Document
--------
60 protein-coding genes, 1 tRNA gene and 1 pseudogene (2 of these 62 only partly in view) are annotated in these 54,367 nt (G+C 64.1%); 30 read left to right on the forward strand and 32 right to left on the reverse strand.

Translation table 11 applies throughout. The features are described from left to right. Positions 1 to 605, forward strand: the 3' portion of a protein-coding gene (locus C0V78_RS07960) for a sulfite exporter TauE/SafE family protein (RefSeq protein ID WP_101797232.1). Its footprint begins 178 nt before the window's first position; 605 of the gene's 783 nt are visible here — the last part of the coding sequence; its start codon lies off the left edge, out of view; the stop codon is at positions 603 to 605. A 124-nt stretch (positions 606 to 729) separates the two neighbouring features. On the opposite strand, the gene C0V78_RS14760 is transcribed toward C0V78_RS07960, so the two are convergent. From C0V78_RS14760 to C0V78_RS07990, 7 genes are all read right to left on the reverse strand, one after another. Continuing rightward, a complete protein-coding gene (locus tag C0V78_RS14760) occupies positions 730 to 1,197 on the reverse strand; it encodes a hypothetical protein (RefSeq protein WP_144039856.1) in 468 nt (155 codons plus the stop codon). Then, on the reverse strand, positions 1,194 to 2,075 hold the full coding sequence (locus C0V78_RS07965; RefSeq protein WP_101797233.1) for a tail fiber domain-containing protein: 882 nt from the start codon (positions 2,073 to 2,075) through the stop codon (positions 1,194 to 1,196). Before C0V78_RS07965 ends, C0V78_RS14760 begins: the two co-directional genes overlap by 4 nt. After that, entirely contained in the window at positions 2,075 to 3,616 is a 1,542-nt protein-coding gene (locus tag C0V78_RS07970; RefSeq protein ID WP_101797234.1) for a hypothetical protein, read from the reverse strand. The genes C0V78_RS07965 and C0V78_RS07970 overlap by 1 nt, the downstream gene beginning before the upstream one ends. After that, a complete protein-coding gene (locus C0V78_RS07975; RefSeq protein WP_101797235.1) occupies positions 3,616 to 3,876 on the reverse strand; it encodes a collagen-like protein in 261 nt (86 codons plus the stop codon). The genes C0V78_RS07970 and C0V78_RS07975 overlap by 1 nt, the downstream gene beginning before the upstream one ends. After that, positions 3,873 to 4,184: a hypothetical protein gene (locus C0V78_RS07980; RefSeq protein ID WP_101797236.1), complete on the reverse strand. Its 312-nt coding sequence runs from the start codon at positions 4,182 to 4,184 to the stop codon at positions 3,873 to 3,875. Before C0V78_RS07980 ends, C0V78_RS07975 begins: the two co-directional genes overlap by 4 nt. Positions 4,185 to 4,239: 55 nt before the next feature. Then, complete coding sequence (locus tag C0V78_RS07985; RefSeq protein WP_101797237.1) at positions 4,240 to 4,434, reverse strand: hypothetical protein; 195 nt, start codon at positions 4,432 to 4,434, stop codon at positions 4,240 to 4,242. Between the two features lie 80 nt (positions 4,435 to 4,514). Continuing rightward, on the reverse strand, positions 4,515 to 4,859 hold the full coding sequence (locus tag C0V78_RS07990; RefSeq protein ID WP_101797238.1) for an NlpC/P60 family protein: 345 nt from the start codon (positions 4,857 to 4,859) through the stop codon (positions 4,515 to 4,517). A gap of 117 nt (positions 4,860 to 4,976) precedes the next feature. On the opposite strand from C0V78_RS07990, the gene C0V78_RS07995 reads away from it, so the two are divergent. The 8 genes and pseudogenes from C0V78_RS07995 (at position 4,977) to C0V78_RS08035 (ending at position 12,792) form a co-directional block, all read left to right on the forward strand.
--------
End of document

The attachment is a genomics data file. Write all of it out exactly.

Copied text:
60 protein-coding genes, 1 tRNA gene and 1 pseudogene (2 of these 62 only partly in view) are annotated in these 54,367 nt (G+C 64.1%); 30 read left to right on the forward strand and 32 right to left on the reverse strand.

Translation table 11 applies throughout. The features are described from left to right. Positions 1 to 605, forward strand: the 3' portion of a protein-coding gene (locus C0V78_RS07960) for a sulfite exporter TauE/SafE family protein (RefSeq protein ID WP_101797232.1). Its footprint begins 178 nt before the window's first position; 605 of the gene's 783 nt are visible here — the last part of the coding sequence; its start codon lies off the left edge, out of view; the stop codon is at positions 603 to 605. A 124-nt stretch (positions 606 to 729) separates the two neighbouring features. On the opposite strand, the gene C0V78_RS14760 is transcribed toward C0V78_RS07960, so the two are convergent. From C0V78_RS14760 to C0V78_RS07990, 7 genes are all read right to left on the reverse strand, one after another. Continuing rightward, a complete protein-coding gene (locus tag C0V78_RS14760) occupies positions 730 to 1,197 on the reverse strand; it encodes a hypothetical protein (RefSeq protein WP_144039856.1) in 468 nt (155 codons plus the stop codon). Then, on the reverse strand, positions 1,194 to 2,075 hold the full coding sequence (locus C0V78_RS07965; RefSeq protein WP_101797233.1) for a tail fiber domain-containing protein: 882 nt from the start codon (positions 2,073 to 2,075) through the stop codon (positions 1,194 to 1,196). Before C0V78_RS07965 ends, C0V78_RS14760 begins: the two co-directional genes overlap by 4 nt. After that, entirely contained in the window at positions 2,075 to 3,616 is a 1,542-nt protein-coding gene (locus tag C0V78_RS07970; RefSeq protein ID WP_101797234.1) for a hypothetical protein, read from the reverse strand. The genes C0V78_RS07965 and C0V78_RS07970 overlap by 1 nt, the downstream gene beginning before the upstream one ends. After that, a complete protein-coding gene (locus C0V78_RS07975; RefSeq protein WP_101797235.1) occupies positions 3,616 to 3,876 on the reverse strand; it encodes a collagen-like protein in 261 nt (86 codons plus the stop codon). The genes C0V78_RS07970 and C0V78_RS07975 overlap by 1 nt, the downstream gene beginning before the upstream one ends. After that, positions 3,873 to 4,184: a hypothetical protein gene (locus C0V78_RS07980; RefSeq protein ID WP_101797236.1), complete on the reverse strand. Its 312-nt coding sequence runs from the start codon at positions 4,182 to 4,184 to the stop codon at positions 3,873 to 3,875. Before C0V78_RS07980 ends, C0V78_RS07975 begins: the two co-directional genes overlap by 4 nt. Positions 4,185 to 4,239: 55 nt before the next feature. Then, complete coding sequence (locus tag C0V78_RS07985; RefSeq protein WP_101797237.1) at positions 4,240 to 4,434, reverse strand: hypothetical protein; 195 nt, start codon at positions 4,432 to 4,434, stop codon at positions 4,240 to 4,242. Between the two features lie 80 nt (positions 4,435 to 4,514). Continuing rightward, on the reverse strand, positions 4,515 to 4,859 hold the full coding sequence (locus tag C0V78_RS07990; RefSeq protein ID WP_101797238.1) for an NlpC/P60 family protein: 345 nt from the start codon (positions 4,857 to 4,859) through the stop codon (positions 4,515 to 4,517). A gap of 117 nt (positions 4,860 to 4,976) precedes the next feature. On the opposite strand from C0V78_RS07990, the gene C0V78_RS07995 reads away from it, so the two are divergent. The 8 genes and pseudogenes from C0V78_RS07995 (at position 4,977) to C0V78_RS08035 (ending at position 12,792) form a co-directional block, all read left to right on the forward strand.